Leeds Lieder Festival 2023: Véronique Gens & Susan Manoff, The Venue, Leeds Conservatoire, June 13
IT is a tribute to the stature of this festival that a soprano of the international calibre of Véronique Gens should wish to perform here. Her pianist Susan Manoff has partnered several French singers on a regular basis: her credentials in the mélodie repertoire are equally impressive. A purely French recital is extremely rare in these parts; for multiple reasons this was an unmissable event.
Half of the programme was devoted to early songs by Reynaldo Hahn, all written in the 1890s before he was 25. Three came from his cycle to poems from Leconte de Lisle, Études Latines (oddly titled, since most of the subjects are Greek). Néère had the feel of a rueful lament, whereas Lydé was a grand hymn to the softening pleasures of wine. In both, the piano was a little too obtrusive. Balance was better in Tyndaris, where Gens distilled eternity from its somnolent ending.
These three crystallised a problem that surfaced all evening: where Gens was undemonstrative, barely using her arms and leaving her shapely phrasing to provide atmosphere or drama, Manoff seemed determined to share her spotlight, often raising her hands above her shoulders by way of emphasis: she should let her fingers do the talking. Balance was too often not as smooth as it might have been, with Manoff over-emphatic; the piano lid might have been better on the short stick.
At the very end, Gens delivered a mighty climax to Hahn’s Le Printemps, giving a rare glimpse of what she delivers on the operatic stage. She had clearly been harbouring her resources until then. Naturally Manoff was with her every step of the way here.
Earlier we had heard two Gounod songs, including some fine coloratura in Où Voulez-Vous Aller? and a beautifully controlled ending to De Polignac’s Lamento, hoping against hope that a dear departed will return.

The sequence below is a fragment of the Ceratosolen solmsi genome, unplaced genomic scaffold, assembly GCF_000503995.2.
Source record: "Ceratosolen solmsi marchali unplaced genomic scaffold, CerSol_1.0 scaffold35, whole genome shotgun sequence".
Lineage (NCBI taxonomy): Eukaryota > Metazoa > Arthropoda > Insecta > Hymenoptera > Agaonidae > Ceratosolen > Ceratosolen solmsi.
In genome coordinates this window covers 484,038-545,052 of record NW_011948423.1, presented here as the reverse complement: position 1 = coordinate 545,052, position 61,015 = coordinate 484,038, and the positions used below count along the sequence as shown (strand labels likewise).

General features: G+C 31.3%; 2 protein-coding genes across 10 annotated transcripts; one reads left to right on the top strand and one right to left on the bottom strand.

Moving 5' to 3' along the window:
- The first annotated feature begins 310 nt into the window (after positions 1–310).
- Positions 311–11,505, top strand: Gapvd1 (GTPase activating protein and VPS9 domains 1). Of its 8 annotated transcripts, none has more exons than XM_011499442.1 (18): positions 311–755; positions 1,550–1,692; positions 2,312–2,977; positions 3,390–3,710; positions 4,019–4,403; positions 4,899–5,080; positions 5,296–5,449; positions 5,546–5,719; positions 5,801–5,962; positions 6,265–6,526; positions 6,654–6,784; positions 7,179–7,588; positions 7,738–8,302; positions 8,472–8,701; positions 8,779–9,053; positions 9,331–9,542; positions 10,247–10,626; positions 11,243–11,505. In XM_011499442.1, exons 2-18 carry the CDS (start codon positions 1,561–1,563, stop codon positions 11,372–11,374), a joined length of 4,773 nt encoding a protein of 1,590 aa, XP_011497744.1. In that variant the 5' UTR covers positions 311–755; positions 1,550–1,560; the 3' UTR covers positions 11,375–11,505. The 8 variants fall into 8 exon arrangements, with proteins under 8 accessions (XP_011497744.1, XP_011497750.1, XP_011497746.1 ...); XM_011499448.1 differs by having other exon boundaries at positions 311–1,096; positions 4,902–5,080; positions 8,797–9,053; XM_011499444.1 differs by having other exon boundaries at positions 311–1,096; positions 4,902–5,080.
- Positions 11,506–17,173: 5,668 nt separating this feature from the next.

The duo excitedly conjured Chausson’s butterflies and cut loose in an ecstatic account of Fauré’s love-affair between butterfly and flower. His Ispahan roses were predictably fragrant too.
But the highlight was Duparc’s exquisite setting of Baudelaire’s L’invitation au Voyage. It contained everything that makes Gens a remarkable specialist in this repertoire. She made the words melt into the melodic line, caressing rather than stressing their optimistic evocation of hazy, lazy sunshine at the end of a voyage. The firmer second stanza enhanced the anticipation. Manoff’s rippling piano made an ideal underlay. This was mélodie perfection.
Later in the festival Graham Johnson delivered a compact, highly informative lecture-recital on Schubert’s song-cycle Die Schöne Müllerin. Extracts from more than a dozen songs were delivered with admirable clarity by the baritone George Robarts. Johnson accompanied these and played more examples besides, including glimpses of similarities in earlier Schubert songs.
It is fashionable to decry the poetic achievement of Wilhelm Müller in this cycle. Johnson not only demolished that argument by implication but more importantly showed how Schubert added layers of meaning to what is after all a tragic tale, the young lad drowning himself in the brook. It is doubtful whether any of his listeners will ever hear this cycle in quite the same way again.
Review by Martin Dreyer